by Brett Neely

WASHINGTON — It's been a bad summer for many farmers. The U.S. Department of Agriculture Wednesday designated another 76 counties in six states as disaster areas due to the worsening drought.

No Minnesota counties have yet been declared disaster areas, but much of southern Wisconsin has.

Federal officials say the nationwide drought is likely to push food prices up by as much as 5 percent next year.

Against that backdrop, Congress is struggling to pass a new farm bill and possibly come up with disaster aid for farmers whose crops have withered in the field.

The Senate passed its farm bill last month with a strong, bipartisan majority. The House Agriculture Committee followed earlier this month, approving its bill with strong bipartisan support.

But House Republican leaders haven't promised a debate or a vote on that bill.

Bringing up a bill that would spend close to $400 billion over the next five years on nutrition programs such as food stamps would expose deep divisions within the GOP over how generous the social safety net should be.

Still, this week House Speaker John Boehner appeared to concede that the House would have to do something in light of the drought.

"We understand the emergency that exists out in rural America and we're concerned about addressing it as quickly as possible," Boehner said.

Department of Agriculture officials say 45 percent of the country's corn crop is already in poor or very poor condition.

That figure alone is enough for U.S. Sen. Amy Klobuchar, who sits on the Senate Agriculture Committee, to call for immediate action.

Corn is vital to the livestock industry, which includes hog and turkey farms in Minnesota. Klobuchar, a Democrat, points to provisions in the Senate farm bill that are supposed to provide help in times like these.

"If those corn prices go sky high, their feed goes sky high," Klobuchar said of famers. "Not only that, their animals are in trouble because of the heat. So, there's actually something in there that continues the program that actually went away this year that's very important."

She said House Republicans are taking a big chance if they don't advance the farm bill.

"I think it's a big mistake for them from a policy standpoint for the future of this country," Klobuchar said "Ag is our biggest export. We do not want to just pull the rug out from under rural America.

Instead of passing a new farm bill, it appears that House Republicans may try to extend the current farm bill for another year and pass a separate disaster aid package, sidestepping a debate over food stamps.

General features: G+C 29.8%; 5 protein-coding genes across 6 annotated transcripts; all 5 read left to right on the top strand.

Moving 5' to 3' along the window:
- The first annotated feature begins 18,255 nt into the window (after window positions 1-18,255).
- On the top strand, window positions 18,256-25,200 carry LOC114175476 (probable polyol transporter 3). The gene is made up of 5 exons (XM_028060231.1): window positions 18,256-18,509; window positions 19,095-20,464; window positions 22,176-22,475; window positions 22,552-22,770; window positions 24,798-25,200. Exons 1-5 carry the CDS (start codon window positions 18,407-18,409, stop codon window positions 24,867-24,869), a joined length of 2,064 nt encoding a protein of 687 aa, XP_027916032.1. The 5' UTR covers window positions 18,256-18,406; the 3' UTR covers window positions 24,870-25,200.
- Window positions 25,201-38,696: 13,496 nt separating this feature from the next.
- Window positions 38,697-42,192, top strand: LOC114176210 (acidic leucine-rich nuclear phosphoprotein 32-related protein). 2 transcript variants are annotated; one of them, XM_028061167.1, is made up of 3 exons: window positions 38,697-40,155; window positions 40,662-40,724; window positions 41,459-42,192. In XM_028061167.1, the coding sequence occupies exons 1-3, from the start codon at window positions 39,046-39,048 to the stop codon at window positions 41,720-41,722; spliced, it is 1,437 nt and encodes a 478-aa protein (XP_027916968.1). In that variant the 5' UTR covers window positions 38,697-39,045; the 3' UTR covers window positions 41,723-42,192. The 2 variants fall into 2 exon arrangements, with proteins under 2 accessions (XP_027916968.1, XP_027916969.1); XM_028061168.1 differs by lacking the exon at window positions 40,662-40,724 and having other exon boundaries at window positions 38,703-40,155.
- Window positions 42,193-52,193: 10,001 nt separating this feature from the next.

Nutrition programs including food stamps make up about 80 percent of the farm bill's nearly $100 billion a year cost.

U.S. Rep. Collin Peterson, the top Democrat on the House Agriculture Committee, wants a new bill passed rather than extending the current bill. He thinks that's possible before the current law expires later this year.

"This is going to work out somehow or another," Peterson said. "I still am optimistic that we're going to get this done by Sept. 30th."

The uncertainty over whether Congress will pass a bill and what's going to be in it has been a problem for farmers, Minnesota Corn Growers Association President John Mages said.

"If you know what the future for the next five years of the farm bill will be, that will help you decide whether to plant corn, soybeans or wheat, whatever your preference," Mages said.

Watching the process is former Clinton Administration Agriculture Secretary Dan Glickman.

He said that for more than 40 years, farm bills have passed thanks to an alliance between farmers and urban liberals that was brokered by lawmakers such as Republican Sen. Bob Dole of Kansas and Democratic Sen. Hubert Humphrey of Minnesota.

"Now, when you have all this shouting for a limited pot of money, I wouldn't say there's a divorce between the two interests but I would say they're needing some marital counseling," said Glickman, a senior fellow at the Bipartisan Policy Center in Washington, D.C.

Glickman said the difficulty lawmakers are having passing what's traditionally been a bipartisan bill even amid the worst drought in decades is a sign of the dysfunction that's plaguing everything Congress sets its sights on.

While Democrats and Republicans alike express confidence some kind of bill will pass, right now, it's not clear at all what that legislation will look like.